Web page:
Nursery Wood is 1.1 hectares in size. It was planted in 2008, next to my tree nursery that grows native trees and shrubs, to demonstrate best practice in the establishment of multi purpose broadleaved woodland.
The objectives of management are:
1) To develop a new woodland with all the diverse ecological functions of natural woodland.
2) To create a woodland that is resilient to pests, diseases and future climate change.
3) To produce valuable hardwood timber. Not just basic commodities such as firewood or woodchip.
4) To maximise biodiversity.
5) To create a woodland for quiet enjoyment by ourselves and local people.
6) To demonstrate innovative woodland planting and management techniques.
7) To provide a source of tree and shrub seed for our adjacent tree nursery.
These are just some of the things we have done to realise these objectives:
1) Planted a wide range (over 30 species) of trees and shrubs in an intimate mixture including pioneer, canopy, and understorey trees. We have started with a diversity of suitable species and aim to develop a diversity of woodland habitats. Woodland edge shrubs have been planted for a succession of nectar producing flowers from February through to July, followed by a succession of fruits and nuts from July to December.
2) We accept that over the years Nursery Wood will be subject to many pests and diseases. Some species of tree may even be lost altogether but the woodland will always remain. Ash trees in the wood were infected with Chalara in 2014. Because ash was not planted in groups and comprised only 15% of the woodland, we have been able to control the disease by pruning to a single leader up to 2 metres. We now have healthy, vigorous ash trees.
Similarly, Smooth-leaved and Wych Elm grown from seed collected from healthy local trees have been planted in the wood. Their parents have shown resistance to Dutch Elm Disease over the past 50 years and we expect the offspring to have inherited that resistance. They are thriving in Nursery Wood.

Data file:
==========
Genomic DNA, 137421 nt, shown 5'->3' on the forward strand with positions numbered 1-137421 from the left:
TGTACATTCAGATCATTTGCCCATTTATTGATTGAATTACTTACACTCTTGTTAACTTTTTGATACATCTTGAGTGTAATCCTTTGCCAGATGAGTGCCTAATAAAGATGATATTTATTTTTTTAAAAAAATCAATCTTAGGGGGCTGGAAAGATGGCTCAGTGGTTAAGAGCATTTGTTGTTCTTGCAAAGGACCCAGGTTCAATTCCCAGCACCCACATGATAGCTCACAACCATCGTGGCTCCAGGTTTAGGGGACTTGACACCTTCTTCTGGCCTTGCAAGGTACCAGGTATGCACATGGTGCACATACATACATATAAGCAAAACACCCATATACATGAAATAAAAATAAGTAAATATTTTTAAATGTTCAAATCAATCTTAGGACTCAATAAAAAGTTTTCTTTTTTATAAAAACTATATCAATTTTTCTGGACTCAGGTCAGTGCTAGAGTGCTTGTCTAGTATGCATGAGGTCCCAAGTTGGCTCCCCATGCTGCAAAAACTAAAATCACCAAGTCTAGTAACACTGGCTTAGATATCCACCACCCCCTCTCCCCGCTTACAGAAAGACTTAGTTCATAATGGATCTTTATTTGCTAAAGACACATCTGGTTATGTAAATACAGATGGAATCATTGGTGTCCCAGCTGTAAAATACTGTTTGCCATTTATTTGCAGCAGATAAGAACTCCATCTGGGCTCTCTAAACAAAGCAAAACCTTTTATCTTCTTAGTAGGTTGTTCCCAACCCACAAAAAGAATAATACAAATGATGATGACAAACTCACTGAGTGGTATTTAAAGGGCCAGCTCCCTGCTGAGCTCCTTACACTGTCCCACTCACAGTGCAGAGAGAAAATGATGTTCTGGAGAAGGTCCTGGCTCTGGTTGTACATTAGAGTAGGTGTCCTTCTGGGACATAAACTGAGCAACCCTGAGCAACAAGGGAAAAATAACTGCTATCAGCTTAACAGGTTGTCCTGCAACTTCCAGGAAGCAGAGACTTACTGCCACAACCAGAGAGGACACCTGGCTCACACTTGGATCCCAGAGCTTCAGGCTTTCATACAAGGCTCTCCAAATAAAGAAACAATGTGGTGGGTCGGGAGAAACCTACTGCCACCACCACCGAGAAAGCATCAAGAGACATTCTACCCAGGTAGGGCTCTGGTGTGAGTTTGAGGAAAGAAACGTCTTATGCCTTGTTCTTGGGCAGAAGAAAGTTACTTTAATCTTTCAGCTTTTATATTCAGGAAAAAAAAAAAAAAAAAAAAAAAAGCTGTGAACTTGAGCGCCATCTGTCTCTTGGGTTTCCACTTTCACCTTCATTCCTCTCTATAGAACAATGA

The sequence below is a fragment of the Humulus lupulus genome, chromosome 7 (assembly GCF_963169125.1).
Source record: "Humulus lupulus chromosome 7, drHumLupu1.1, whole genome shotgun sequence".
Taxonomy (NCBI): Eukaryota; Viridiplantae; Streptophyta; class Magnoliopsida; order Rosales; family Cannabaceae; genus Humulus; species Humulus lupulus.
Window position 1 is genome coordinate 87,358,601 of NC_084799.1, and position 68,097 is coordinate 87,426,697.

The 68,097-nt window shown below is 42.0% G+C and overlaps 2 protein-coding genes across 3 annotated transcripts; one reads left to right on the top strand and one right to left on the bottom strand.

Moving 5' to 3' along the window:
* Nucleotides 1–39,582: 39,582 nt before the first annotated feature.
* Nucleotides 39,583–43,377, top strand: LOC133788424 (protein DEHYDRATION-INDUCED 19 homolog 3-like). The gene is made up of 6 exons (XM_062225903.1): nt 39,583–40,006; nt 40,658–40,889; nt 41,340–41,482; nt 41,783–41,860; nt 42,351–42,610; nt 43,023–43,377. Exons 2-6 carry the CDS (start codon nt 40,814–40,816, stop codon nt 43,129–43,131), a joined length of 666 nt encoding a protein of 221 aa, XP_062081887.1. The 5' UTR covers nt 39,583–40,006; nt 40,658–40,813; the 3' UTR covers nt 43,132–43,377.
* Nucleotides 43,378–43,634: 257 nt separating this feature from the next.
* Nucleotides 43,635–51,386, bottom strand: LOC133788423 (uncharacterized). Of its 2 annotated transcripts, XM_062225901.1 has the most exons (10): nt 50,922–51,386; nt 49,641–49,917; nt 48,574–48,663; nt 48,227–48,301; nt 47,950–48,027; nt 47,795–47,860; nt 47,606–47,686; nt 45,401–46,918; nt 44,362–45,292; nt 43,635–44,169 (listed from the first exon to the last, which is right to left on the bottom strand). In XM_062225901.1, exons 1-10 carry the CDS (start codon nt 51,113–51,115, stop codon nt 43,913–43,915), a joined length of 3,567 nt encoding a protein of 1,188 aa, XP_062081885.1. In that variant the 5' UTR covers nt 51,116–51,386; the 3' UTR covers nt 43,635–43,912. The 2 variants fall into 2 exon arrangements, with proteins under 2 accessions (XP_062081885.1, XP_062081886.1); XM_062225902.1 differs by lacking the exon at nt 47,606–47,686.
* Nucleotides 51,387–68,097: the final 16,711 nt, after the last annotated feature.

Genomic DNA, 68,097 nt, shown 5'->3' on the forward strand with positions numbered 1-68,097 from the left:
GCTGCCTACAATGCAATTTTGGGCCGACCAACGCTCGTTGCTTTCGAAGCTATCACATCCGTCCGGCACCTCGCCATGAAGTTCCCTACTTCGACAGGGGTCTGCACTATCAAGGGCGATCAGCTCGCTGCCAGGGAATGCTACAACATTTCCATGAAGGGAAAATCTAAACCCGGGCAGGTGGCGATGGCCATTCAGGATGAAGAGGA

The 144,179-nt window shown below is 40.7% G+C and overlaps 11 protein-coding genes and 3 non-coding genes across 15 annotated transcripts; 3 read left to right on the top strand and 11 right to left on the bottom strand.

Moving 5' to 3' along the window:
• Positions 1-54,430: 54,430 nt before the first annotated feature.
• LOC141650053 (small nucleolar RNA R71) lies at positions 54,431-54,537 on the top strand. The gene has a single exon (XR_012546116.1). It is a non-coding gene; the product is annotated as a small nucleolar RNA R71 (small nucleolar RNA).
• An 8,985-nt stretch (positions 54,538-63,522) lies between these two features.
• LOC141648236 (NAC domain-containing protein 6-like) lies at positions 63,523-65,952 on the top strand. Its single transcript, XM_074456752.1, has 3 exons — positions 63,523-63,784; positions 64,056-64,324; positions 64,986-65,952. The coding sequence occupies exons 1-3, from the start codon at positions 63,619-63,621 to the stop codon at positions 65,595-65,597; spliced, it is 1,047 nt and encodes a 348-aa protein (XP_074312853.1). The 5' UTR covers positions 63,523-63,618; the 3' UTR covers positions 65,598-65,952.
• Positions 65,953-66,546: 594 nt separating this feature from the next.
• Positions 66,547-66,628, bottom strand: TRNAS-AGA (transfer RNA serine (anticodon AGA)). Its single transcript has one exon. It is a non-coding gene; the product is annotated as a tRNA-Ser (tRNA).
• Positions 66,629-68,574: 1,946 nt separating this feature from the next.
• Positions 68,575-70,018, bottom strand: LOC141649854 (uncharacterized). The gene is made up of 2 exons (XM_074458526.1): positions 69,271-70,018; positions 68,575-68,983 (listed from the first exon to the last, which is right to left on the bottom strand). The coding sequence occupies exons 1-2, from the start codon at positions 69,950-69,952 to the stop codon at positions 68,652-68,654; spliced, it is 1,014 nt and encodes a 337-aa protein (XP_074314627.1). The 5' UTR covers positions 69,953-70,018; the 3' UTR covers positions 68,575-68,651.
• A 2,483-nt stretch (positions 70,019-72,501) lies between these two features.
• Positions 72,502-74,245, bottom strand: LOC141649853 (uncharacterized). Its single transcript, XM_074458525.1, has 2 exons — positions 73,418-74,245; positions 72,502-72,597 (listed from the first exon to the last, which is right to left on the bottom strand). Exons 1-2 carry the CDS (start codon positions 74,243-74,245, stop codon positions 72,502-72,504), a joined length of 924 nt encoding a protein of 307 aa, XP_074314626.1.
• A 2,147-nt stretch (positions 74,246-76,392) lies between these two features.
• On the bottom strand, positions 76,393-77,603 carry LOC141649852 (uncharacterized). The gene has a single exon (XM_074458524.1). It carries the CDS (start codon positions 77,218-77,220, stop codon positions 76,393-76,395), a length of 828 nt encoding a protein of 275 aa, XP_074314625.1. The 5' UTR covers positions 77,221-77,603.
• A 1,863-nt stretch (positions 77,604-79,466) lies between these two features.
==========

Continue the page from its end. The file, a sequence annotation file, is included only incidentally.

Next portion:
3) Pedunculate and Sessile Oak are planted throughout the wood. After canopy closure the very best stems will be high pruned and halo thinned to produce top quality oak timber. But I am not prepared to wait more than 100 years before I get a return from timber. Scattered through the wood are good specimens of minor species such as Wild Service, Wild Pear, Hornbeam, Field Maple, Wild Cherry and Crab Apple. We have already started pruning these trees to maintain a straight trunk. We believe that, with good silviculture and careful marketing, these will be the most valuable timber trees in 50 years time.
4) Objective 1 leads naturally to the fulfilment of objective 4. Management will aim to maintain the diversity of species and develop a diversity of woodland habitats. Introduction of a woodland flora has begun with the spreading of wild sourced bluebell seed in some shady areas. We will continue to introduce appropriate woodland and woodland edge flora collected by ourselves from local native sources. We have also brought large logs from windblown hedgerow trees to Nursery Wood to kick-start the important dead wood habitat.
5) Objective 5 has already been reached in less than 10 years – a quick return on an investment by woodland standards! The wood is regularly used by family and local people, many of whom have told me how much they enjoy it.
6) Nursery Wood was planted using the spiral planting pattern pioneered by Aveland Trees. There is a clear evolution from the straight lines of traditional woodland planting, through the curved parallel lines of later broadleaved woodland plantings to the logical conclusion of the spiral pattern. Canopy trees are thinned by girdling. This operation is quicker, cheaper and safer than thinning by felling.
The two outer rows of shrubs at Nursery Wood were planted as groups of 2 or 3 of each species, but for the rest of the wood the species were intimately mixed at planting with no single species groups or blocks. This ensured that pioneer species provided shelter over the entire wood and that canopy trees were surrounded by understorey trees that would keep their stems shaded.
Mixed planting has kept open all the options for future management of Nursery Wood. Pests and diseases have less chance of gaining a foothold and the management of timber trees can be directed towards emerging markets.